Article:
Is it fact or fiction that dogs tend to look like their people? See what scientists have to say about this very interesting topic.
When you see a tall thin woman with long red hair walking her dog — an Irish Setter — you may smile to yourself thinking they kind of look alike. It may be no fluke.
Many people, including scientists, have noticed that dogs often look like their owners. It’s a funny phenomenon that has inspired books, contests, and even scientific studies.
A Common Observation
So, is the assumption true? Do dogs look like their owners? There’s certainly some anecdotal evidence to back it up.
Gini Graham Scott, Ph.D., was at a dog show when she was struck by how much pets and their people looked alike, so she grabbed a camera and started taking photos. Later, she wrote the book, Do You Look like Your Dog?
“I think there is a fairly simple psychological explanation,” she writes, “Just as people gravitate toward other people with whom they share an affinity, so it follows that people will choose to own pets with whom they feel some kind of connection. Sometimes the choice is very conscious and deliberate, sometimes subconscious, but often people seek out pets who bear some resemblance to themselves, since physical likeness breeds a natural sense of familiarity.”
In her research, Scott found that some breeds of dogs resembled their owners more than others, with the Golden Retriever topping her list of look-alikes, followed by Collies, Irish Wolfhounds, Lhasa Apsos, and Poodles.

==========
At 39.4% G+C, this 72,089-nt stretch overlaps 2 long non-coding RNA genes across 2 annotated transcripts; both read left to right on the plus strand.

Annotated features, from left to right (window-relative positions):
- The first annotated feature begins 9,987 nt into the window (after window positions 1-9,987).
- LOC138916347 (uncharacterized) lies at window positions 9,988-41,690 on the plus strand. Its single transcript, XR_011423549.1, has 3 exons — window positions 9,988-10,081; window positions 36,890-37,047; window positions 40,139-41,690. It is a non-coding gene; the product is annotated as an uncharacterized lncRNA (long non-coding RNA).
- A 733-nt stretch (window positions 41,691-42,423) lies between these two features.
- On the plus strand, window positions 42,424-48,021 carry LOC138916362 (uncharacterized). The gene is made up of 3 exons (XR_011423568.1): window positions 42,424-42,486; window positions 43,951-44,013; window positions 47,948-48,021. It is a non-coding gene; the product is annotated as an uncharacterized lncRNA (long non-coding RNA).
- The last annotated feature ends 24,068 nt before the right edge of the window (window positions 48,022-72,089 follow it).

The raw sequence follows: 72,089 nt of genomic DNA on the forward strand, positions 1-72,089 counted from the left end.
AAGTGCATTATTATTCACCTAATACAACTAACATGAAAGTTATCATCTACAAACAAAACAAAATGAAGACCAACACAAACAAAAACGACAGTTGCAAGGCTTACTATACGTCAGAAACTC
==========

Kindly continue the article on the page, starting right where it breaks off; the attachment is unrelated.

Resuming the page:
What Science Says
Or rather, what one study says, conducted by Dr. Nicholas Christenfeld, Professor of Psychology at UC San Diego. He took separate photos of dogs and their owners at a San Diego dog park, then asked respondents to match the photos of dogs to photos of potential owners.
In two-thirds of the cases, the respondents were able to accurately match dog with owner—if the dog was a pure breed. Accuracy dropped a bit, however, when it came to matching people with mutts.
Christenfeld notes that the accuracy in pure breeds might have something to do with selection—when people choose a pure breed, they know what the dog will look like as an adult. Mutts have a tendency to change more as they grow, and owners don’t always have an accurate idea what they’ll end up looking like. Additionally, mixed breeds may be acquired more spontaneously, or even accidentally, so the selection process is condensed or based on different factors.
Of course, it's possible for mixed breed dogs to look like their owners, too—how could you not gravitate toward a shelter dog with the same wavy locks as you? Or a pup who has your bouncy personality? As people, we tend to stick with things that are familiar or we can relate to, and our pets seem to be no exception.
Do dogs look like their owners? Scientific studies seem to agree that, yes, indeed they do. And is it that so surprising? Our furry friends tend to be family, and, as such, the fact that they fit right in makes perfect sense.